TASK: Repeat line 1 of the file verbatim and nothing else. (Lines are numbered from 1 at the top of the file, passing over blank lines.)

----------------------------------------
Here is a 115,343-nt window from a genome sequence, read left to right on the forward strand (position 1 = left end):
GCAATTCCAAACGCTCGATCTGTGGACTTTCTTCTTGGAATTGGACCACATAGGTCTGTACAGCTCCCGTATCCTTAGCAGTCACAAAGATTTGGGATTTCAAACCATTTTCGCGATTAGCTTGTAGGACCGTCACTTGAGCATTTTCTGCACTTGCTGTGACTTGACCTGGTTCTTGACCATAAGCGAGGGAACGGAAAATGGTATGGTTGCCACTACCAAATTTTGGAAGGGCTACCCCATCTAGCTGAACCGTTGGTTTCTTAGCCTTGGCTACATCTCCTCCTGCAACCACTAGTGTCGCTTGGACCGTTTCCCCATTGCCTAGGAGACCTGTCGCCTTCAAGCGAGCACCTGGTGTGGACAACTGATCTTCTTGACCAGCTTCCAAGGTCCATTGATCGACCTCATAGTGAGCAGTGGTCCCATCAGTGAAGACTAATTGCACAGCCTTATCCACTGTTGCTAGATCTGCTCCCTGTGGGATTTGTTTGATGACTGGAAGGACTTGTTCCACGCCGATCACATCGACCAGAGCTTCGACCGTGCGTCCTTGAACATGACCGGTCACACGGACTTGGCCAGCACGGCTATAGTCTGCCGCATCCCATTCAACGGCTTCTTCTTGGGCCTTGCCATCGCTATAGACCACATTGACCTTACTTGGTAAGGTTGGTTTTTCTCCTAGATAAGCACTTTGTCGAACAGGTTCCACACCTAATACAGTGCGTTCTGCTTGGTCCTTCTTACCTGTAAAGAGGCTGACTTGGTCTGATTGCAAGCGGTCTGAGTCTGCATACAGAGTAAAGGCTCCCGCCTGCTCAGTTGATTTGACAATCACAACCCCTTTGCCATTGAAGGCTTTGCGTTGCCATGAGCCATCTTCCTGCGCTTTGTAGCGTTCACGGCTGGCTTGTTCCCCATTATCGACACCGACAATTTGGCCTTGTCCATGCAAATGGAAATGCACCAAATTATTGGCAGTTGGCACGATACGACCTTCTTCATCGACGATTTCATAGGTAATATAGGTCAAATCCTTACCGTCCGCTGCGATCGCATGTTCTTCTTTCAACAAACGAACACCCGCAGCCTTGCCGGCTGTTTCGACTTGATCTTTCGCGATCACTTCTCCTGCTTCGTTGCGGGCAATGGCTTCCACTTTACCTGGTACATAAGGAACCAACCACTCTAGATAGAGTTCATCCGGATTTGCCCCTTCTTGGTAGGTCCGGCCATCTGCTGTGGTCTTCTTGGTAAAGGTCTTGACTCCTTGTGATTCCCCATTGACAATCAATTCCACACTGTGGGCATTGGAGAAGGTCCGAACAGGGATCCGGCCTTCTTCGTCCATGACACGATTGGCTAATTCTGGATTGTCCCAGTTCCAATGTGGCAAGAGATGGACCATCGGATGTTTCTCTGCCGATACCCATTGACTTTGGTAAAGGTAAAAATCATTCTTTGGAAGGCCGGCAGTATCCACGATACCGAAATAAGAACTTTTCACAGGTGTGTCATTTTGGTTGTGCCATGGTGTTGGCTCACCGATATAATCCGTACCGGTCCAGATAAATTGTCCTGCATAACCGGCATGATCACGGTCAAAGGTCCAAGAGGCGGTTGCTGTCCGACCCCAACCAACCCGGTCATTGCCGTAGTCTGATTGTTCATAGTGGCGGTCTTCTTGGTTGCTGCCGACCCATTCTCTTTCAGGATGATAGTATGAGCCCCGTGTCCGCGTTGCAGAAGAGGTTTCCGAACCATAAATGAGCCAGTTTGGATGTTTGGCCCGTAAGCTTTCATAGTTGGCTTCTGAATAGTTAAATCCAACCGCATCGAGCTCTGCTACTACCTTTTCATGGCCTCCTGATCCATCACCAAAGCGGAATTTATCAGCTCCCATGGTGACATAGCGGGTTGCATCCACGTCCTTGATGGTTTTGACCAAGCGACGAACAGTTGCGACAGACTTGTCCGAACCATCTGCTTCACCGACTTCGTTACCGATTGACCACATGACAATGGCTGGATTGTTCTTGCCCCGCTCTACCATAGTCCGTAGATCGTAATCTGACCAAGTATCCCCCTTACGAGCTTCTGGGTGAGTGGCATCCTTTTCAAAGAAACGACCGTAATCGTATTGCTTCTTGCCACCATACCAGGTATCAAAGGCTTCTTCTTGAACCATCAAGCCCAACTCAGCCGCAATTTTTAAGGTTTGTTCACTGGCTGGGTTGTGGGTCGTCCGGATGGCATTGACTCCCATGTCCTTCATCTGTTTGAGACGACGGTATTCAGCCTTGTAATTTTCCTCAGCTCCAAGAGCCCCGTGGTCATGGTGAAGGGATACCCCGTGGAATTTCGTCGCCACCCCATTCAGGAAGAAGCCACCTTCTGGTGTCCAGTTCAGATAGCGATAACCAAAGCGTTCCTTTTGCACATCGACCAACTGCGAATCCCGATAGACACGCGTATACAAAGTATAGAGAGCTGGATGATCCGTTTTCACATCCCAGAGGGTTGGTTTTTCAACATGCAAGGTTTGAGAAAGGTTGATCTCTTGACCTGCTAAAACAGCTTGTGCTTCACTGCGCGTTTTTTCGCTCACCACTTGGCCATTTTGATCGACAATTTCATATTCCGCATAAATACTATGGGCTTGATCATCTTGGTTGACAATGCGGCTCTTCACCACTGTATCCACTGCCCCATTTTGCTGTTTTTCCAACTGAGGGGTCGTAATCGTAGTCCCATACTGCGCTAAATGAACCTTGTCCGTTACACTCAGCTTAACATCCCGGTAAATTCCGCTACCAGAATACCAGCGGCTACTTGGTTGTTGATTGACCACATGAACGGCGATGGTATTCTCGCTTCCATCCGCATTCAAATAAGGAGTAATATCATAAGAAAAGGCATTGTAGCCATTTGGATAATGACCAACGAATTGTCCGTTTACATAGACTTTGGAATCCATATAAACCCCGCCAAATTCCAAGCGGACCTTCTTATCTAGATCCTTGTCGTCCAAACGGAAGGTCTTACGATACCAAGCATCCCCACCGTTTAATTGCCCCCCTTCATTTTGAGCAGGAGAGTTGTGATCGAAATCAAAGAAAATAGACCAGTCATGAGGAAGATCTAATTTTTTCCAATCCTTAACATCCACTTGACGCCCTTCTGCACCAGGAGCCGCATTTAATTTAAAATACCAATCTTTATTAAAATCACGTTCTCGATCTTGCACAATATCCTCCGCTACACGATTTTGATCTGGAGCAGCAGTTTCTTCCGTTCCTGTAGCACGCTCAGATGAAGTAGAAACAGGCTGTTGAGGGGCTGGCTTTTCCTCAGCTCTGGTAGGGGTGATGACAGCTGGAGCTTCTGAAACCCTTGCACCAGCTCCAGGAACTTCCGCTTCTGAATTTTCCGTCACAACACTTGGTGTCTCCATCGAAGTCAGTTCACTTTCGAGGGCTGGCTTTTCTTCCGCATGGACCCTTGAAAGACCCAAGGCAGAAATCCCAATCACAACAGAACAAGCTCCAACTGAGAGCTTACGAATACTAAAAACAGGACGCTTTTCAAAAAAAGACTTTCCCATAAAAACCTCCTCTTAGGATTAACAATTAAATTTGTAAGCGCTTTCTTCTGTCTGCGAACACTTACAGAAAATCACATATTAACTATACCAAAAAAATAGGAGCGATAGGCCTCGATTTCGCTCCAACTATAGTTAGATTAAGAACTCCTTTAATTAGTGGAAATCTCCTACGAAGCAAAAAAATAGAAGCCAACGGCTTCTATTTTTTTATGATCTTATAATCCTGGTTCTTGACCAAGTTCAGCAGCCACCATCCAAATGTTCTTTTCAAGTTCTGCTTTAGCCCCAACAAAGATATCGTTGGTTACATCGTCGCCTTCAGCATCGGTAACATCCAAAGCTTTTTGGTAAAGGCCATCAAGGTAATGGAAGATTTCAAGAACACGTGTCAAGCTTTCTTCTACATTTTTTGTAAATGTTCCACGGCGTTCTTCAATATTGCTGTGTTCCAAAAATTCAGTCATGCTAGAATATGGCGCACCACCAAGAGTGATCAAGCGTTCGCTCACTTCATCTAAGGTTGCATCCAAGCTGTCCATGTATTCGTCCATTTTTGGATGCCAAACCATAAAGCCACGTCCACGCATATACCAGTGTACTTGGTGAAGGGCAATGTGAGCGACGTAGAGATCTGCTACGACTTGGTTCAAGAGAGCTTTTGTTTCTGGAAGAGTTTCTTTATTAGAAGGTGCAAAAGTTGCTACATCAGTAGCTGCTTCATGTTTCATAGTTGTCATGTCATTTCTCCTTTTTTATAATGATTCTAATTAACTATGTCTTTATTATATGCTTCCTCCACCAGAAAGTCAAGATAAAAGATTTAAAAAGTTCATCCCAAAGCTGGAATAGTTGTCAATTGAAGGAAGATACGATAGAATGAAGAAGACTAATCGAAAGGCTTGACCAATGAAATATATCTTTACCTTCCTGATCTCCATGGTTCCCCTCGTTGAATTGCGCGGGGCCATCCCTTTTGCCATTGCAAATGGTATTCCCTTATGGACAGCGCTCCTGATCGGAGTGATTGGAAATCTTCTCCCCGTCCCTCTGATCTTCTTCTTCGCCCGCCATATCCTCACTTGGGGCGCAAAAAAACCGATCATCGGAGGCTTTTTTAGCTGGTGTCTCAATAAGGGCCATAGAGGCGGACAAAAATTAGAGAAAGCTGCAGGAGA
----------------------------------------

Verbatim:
Here is a 115,343-nt window from a genome sequence, read left to right on the forward strand (position 1 = left end):